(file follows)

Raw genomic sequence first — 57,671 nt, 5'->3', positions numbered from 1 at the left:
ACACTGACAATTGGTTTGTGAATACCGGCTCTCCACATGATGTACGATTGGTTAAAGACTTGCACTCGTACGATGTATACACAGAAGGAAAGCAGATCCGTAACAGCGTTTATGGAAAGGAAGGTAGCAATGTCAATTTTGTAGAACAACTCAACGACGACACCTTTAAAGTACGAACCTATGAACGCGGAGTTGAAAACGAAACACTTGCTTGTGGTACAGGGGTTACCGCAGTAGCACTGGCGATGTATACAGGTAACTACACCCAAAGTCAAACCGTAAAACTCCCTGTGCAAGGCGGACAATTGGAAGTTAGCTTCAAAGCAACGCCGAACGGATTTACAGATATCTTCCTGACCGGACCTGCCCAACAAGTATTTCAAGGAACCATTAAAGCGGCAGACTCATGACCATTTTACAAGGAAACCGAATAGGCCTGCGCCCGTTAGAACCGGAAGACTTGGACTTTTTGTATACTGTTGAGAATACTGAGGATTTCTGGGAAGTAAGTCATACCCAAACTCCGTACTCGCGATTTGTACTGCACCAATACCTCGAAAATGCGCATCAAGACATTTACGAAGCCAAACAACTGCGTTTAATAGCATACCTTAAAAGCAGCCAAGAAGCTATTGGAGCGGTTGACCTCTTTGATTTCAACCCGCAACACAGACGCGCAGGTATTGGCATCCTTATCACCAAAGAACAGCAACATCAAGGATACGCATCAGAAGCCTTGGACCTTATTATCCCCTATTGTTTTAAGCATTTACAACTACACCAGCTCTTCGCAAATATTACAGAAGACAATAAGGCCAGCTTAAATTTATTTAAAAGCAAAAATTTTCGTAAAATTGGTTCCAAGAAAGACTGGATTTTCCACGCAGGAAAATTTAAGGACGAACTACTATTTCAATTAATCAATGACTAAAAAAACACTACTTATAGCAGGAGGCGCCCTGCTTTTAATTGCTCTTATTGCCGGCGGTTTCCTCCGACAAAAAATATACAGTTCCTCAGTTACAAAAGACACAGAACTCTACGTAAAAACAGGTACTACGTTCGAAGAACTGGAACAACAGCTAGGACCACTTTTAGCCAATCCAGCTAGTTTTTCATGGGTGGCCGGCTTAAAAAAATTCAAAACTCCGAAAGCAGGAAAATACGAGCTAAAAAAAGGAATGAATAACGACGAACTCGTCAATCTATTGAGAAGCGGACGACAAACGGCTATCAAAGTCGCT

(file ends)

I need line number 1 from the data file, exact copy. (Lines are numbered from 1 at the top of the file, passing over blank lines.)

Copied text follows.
Raw genomic sequence first — 57,671 nt, 5'->3', positions numbered from 1 at the left: